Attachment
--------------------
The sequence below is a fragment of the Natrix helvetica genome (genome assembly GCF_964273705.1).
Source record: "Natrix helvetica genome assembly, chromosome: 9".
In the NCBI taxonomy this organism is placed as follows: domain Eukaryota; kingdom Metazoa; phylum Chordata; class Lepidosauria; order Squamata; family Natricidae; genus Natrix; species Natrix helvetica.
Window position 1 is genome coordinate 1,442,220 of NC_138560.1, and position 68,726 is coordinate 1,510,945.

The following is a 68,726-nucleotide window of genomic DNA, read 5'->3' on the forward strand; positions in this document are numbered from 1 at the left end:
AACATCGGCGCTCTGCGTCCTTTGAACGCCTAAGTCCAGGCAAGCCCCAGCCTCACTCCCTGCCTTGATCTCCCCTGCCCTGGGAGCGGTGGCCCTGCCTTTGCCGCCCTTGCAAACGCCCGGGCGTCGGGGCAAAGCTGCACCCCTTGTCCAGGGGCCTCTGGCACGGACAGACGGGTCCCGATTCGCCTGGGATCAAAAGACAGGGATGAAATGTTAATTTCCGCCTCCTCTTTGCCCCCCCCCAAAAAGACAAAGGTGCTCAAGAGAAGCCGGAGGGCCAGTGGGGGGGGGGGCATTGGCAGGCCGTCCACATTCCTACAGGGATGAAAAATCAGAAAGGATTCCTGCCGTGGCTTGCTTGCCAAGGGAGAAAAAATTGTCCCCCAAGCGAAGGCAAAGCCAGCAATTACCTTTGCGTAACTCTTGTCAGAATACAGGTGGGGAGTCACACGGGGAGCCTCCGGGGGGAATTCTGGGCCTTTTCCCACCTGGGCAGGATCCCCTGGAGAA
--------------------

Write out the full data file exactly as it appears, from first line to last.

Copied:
The sequence below is a fragment of the Natrix helvetica genome (genome assembly GCF_964273705.1).
Source record: "Natrix helvetica genome assembly, chromosome: 9".
In the NCBI taxonomy this organism is placed as follows: domain Eukaryota; kingdom Metazoa; phylum Chordata; class Lepidosauria; order Squamata; family Natricidae; genus Natrix; species Natrix helvetica.
Window position 1 is genome coordinate 1,442,220 of NC_138560.1, and position 68,726 is coordinate 1,510,945.

The following is a 68,726-nucleotide window of genomic DNA, read 5'->3' on the forward strand; positions in this document are numbered from 1 at the left end:
AACATCGGCGCTCTGCGTCCTTTGAACGCCTAAGTCCAGGCAAGCCCCAGCCTCACTCCCTGCCTTGATCTCCCCTGCCCTGGGAGCGGTGGCCCTGCCTTTGCCGCCCTTGCAAACGCCCGGGCGTCGGGGCAAAGCTGCACCCCTTGTCCAGGGGCCTCTGGCACGGACAGACGGGTCCCGATTCGCCTGGGATCAAAAGACAGGGATGAAATGTTAATTTCCGCCTCCTCTTTGCCCCCCCCCAAAAAGACAAAGGTGCTCAAGAGAAGCCGGAGGGCCAGTGGGGGGGGGGGCATTGGCAGGCCGTCCACATTCCTACAGGGATGAAAAATCAGAAAGGATTCCTGCCGTGGCTTGCTTGCCAAGGGAGAAAAAATTGTCCCCCAAGCGAAGGCAAAGCCAGCAATTACCTTTGCGTAACTCTTGTCAGAATACAGGTGGGGAGTCACACGGGGAGCCTCCGGGGGGAATTCTGGGCCTTTTCCCACCTGGGCAGGATCCCCTGGAGAA